Sunday 6 January 2013

K - Katniss

I read the Hunger Games before most people I know, which is something I like to point out when people announce that they have just bought the box set of the Hunger Games. I tell them of my plight in having to wait until the second and third books were released. When people tell me with wide eyes about the ending of Catching Fire, I raise an eyebrow and tell them just how many months I had to wait for Mockingjay to come out, while all they have to do is select the next volume in their box set.

So when, in 2009, a new kitten presented her beautiful self to me, it seemed only natural to call her Katniss after the protagonist of the Hunger Games. Katniss is still with us now, despite the fact that she is blind. When I told my mom over Facebook chat that there was a new kitten around, she was hesitant enough, but she’s a cat lover too. Then I told her that the gorgeous grey kitten whose pictures I’d sent her was blind.
Katniss. Pic by Brenda Drumm
We’d only recently brought home a very dysfunctional kitten, who subsequently urinated over pretty much everything until we gave it back, so neither my mom nor my dad were particularly enthusiastic about bringing home another one so soon, and one that could prove to be just as difficult to train. Still, I had a week, a camera, and a computer, plus Facebook. Over that week I took numerous photos, played with baby Katniss around the clock, and wore away at my parents’ will while tugging on their defenceless heartstrings, and so Katniss was drafted into the fold.

We still have Katniss, who despite being blind, can attack and savage your toes with apparent ease, who can bring down birds half her size and who provides an endless amount of affection. Before her, we’d never had a cat who would settle on your lap, never mind on the back of your head, as Katniss did with me. She would attempt to find comfort in my crossed legs as I sat fussing over her on the kitchen floor, and then she would climb onto the back of my neck and settle on the back of my bowed head, snoring as I read.
Katniss. Pic by Brenda Drumm

She’s well practiced at bullying food out of us. While our fourteen year old cat, Watchie, used to sit on the counter and meow until she was fed, Katniss has a more aggressive approach to her domesticated version of hunting, which involves almost as much violence. First, in a manner pretty standard for cats, she will push her way into your room and refuse to get up on the bed or come over for a pet at your desk chair. Instead, she will sit in the doorway, casting you in her sightless gaze. She will stare for a moment, and then meow. One perfectly enunciated yowl followed by a considering, sideways look, sometimes over your shoulder.

After that, her stance becomes more aggressive. Anyone living in my house knows what the doorway meow means, so Katniss considers what follows fair enough, considering that she did give a warning. She will walk over to you, meow once or twice along the way and then falling silent. She will locate your leg or bare foot, and take a quick but painful nip at your skin. She will then proceed to take little bites out of you until you stand.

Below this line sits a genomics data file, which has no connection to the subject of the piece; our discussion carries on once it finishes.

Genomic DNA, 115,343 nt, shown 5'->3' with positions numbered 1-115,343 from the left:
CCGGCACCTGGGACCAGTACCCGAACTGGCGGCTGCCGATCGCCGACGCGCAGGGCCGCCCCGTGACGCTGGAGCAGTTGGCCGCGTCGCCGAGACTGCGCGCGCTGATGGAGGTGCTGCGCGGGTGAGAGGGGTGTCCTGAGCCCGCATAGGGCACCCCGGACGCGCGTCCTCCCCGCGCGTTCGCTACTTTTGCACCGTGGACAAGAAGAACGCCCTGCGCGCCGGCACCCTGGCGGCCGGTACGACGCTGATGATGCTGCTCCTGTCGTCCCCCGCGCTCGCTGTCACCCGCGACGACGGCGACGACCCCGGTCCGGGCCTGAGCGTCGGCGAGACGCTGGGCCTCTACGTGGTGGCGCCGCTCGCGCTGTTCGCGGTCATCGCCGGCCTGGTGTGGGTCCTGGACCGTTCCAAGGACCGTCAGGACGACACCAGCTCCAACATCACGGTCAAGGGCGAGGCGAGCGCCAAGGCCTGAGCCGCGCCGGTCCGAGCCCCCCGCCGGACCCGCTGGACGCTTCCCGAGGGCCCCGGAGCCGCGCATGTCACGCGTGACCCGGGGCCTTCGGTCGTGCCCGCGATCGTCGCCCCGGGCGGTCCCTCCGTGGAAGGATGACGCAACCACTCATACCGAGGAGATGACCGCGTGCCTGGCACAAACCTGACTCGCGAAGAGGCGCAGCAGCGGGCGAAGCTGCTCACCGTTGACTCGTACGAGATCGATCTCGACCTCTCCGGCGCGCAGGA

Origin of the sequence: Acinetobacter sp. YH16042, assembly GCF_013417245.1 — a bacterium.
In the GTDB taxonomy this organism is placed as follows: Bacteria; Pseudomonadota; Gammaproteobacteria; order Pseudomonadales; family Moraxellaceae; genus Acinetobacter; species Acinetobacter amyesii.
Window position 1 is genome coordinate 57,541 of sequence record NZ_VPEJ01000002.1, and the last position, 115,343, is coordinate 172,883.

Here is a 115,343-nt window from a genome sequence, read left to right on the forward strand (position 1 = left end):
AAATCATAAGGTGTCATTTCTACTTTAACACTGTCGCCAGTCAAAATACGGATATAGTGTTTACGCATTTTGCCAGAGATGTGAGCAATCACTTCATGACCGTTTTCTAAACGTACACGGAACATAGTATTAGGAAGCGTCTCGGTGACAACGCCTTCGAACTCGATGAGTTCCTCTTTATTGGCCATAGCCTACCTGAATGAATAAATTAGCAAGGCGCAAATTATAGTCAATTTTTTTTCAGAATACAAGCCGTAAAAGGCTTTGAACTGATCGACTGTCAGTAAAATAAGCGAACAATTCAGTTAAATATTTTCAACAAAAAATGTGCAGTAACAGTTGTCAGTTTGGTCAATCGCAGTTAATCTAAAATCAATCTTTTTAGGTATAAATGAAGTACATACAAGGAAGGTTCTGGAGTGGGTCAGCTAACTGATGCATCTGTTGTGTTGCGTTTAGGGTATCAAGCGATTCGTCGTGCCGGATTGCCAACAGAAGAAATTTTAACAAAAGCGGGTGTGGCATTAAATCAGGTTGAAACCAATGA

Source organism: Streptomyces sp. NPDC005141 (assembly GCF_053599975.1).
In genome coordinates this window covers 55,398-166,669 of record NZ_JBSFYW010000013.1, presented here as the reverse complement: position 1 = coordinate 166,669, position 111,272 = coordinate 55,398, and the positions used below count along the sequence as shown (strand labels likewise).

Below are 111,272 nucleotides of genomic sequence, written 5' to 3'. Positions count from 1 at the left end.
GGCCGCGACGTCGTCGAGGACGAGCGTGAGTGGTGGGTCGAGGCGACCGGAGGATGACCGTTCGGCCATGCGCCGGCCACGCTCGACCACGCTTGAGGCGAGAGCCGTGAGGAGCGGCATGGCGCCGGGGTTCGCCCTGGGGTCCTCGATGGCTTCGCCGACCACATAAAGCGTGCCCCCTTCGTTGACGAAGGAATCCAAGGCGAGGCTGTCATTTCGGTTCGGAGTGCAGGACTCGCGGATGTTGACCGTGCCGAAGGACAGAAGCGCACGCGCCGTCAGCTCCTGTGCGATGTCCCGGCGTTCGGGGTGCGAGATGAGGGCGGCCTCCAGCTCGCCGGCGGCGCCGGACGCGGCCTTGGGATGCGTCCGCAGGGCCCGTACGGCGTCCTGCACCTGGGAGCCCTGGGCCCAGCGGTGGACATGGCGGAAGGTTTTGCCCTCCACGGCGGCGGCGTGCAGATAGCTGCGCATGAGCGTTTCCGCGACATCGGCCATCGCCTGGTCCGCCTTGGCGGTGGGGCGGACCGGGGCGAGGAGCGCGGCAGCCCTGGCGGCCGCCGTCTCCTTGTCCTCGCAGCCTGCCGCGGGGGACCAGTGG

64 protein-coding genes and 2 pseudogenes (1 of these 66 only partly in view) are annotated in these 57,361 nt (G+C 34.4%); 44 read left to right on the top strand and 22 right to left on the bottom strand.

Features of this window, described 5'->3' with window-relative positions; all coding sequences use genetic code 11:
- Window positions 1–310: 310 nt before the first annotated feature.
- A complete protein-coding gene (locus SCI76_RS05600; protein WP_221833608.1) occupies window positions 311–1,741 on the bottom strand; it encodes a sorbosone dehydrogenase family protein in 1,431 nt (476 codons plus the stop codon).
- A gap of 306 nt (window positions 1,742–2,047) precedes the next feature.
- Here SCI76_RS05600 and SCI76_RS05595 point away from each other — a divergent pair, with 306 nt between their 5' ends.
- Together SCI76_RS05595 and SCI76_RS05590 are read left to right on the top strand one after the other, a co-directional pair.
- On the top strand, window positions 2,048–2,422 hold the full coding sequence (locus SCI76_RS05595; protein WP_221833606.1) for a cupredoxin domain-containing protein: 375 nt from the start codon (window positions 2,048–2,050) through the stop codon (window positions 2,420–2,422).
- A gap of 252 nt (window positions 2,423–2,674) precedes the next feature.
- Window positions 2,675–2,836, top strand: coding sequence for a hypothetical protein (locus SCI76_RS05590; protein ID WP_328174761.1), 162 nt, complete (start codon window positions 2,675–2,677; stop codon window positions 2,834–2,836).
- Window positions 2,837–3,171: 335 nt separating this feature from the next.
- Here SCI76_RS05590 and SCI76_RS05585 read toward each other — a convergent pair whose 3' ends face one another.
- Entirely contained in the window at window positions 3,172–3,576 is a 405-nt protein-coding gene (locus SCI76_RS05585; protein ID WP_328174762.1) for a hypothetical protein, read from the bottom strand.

At this point, you probably have a few bite-marks. No blood, but still very painful. Typically, you’ll be upstairs, so you will have to face going down the stairs with an annoyed Katniss. It’s unavoidable, really, because she will run ahead and then sits, waiting for you. When you near, she will crouch, her eyes dark and wide now, following the sound of your toes on the carpet like it’s a juicy chicken bone. Then, as you pass, either with a futile attempt at sneaking or at a run, she will pounce and latch onto your calf, nipping and meowing simultaneously, which comes out as a shrieking growl.

This will continue into the kitchen, where she will change tact and simply follow you, meowing loudly until you reach wearily under the counter for the open tin of cat food, and empty it into her bowl. Then, nursing the scratches on your calves, you will limp back to your room and sit down, returning to your former occupation. About ten minutes later she will arrive in and settle silently on your bed or under it depending on the noise levels in the house.

Katniss is a very habitual creature, always going outside at five in the morning to arrive in at half seven ready to make the rounds with my mom, waking everyone up. I’ve lost count of the amount of morning I’ve been woken to a loud and happy ‘purr’ as Katniss launches onto my bed and climbs all over me until I wake with my mom urging, ‘come on, let’s wake them up’. She will always follow the same procedure when she’s hungry, or when she wants to go outside.

We thought that she would be dependent, unable to go outside safely, but Katniss navigates our world with the ease of someone who doesn’t know that there’s anything out of place with being unable to see. Now, I can’t play with other people’s cats, because all my games require them to be blind, so that my finger scratching right in front of their nose could be a mouse or anything that a cat’s mind conjures up. Other cats will stare at your finger, and then at you as if to say, “Dude, it’s a finger, what am I supposed to do with it?”

Katniss is one of the best things that has ever happened to us. She’s so affectionate, so boisterous and full of life. In every way a member of our family.

©EmmaTobin 2013

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